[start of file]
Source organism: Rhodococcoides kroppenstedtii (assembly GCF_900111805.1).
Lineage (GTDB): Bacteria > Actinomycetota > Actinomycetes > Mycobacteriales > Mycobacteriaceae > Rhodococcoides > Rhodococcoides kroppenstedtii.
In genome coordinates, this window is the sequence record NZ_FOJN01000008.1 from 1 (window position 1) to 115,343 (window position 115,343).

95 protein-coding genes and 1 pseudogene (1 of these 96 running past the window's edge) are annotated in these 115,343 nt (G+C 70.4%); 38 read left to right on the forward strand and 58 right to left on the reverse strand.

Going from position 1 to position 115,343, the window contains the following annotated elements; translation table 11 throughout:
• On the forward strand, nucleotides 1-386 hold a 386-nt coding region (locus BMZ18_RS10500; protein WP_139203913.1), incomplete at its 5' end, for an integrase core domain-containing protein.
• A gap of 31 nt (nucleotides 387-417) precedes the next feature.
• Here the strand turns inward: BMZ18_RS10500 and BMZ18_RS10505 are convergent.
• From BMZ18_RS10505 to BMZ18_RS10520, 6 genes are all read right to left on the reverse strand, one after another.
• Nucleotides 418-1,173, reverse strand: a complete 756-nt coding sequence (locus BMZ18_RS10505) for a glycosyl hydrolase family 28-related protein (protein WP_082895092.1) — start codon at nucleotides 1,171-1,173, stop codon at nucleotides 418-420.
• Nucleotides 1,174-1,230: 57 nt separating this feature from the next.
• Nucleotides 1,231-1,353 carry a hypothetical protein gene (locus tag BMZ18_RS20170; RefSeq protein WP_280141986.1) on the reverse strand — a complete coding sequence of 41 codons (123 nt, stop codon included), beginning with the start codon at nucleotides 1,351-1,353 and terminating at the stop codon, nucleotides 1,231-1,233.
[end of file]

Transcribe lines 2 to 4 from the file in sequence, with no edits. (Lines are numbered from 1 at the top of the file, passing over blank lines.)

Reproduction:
Lineage (GTDB): Bacteria > Actinomycetota > Actinomycetes > Mycobacteriales > Mycobacteriaceae > Rhodococcoides > Rhodococcoides kroppenstedtii.
In genome coordinates, this window is the sequence record NZ_FOJN01000008.1 from 1 (window position 1) to 115,343 (window position 115,343).

95 protein-coding genes and 1 pseudogene (1 of these 96 running past the window's edge) are annotated in these 115,343 nt (G+C 70.4%); 38 read left to right on the forward strand and 58 right to left on the reverse strand.